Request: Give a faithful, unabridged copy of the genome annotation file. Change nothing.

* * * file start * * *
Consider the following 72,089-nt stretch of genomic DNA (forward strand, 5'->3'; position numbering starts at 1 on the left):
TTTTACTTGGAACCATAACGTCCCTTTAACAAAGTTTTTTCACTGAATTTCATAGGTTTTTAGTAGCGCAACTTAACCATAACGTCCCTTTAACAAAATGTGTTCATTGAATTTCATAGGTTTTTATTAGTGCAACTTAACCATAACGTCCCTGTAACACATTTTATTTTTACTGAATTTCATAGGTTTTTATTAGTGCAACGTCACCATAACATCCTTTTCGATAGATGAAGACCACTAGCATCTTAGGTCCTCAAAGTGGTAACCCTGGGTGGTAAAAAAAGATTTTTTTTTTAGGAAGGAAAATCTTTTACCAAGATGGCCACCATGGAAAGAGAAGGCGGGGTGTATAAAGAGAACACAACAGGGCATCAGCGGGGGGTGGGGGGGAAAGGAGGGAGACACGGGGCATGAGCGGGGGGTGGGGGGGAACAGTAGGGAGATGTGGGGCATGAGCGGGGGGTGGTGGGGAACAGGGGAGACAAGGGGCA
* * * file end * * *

Consider the following 72,089-nt stretch of genomic DNA (forward strand, 5'->3'; position numbering starts at 1 on the left):
TTTTACTTGGAACCATAACGTCCCTTTAACAAAGTTTTTTCACTGAATTTCATAGGTTTTTAGTAGCGCAACTTAACCATAACGTCCCTTTAACAAAATGTGTTCATTGAATTTCATAGGTTTTTATTAGTGCAACTTAACCATAACGTCCCTGTAACACATTTTATTTTTACTGAATTTCATAGGTTTTTATTAGTGCAACGTCACCATAACATCCTTTTCGATAGATGAAGACCACTAGCATCTTAGGTCCTCAAAGTGGTAACCCTGGGTGGTAAAAAAAGATTTTTTTTTTAGGAAGGAAAATCTTTTACCAAGATGGCCACCATGGAAAGAGAAGGCGGGGTGTATAAAGAGAACACAACAGGGCATCAGCGGGGGGTGGGGGGGAAAGGAGGGAGACACGGGGCATGAGCGGGGGGTGGGGGGGAACAGTAGGGAGATGTGGGGCATGAGCGGGGGGTGGTGGGGAACAGGGGAGACAAGGGGCA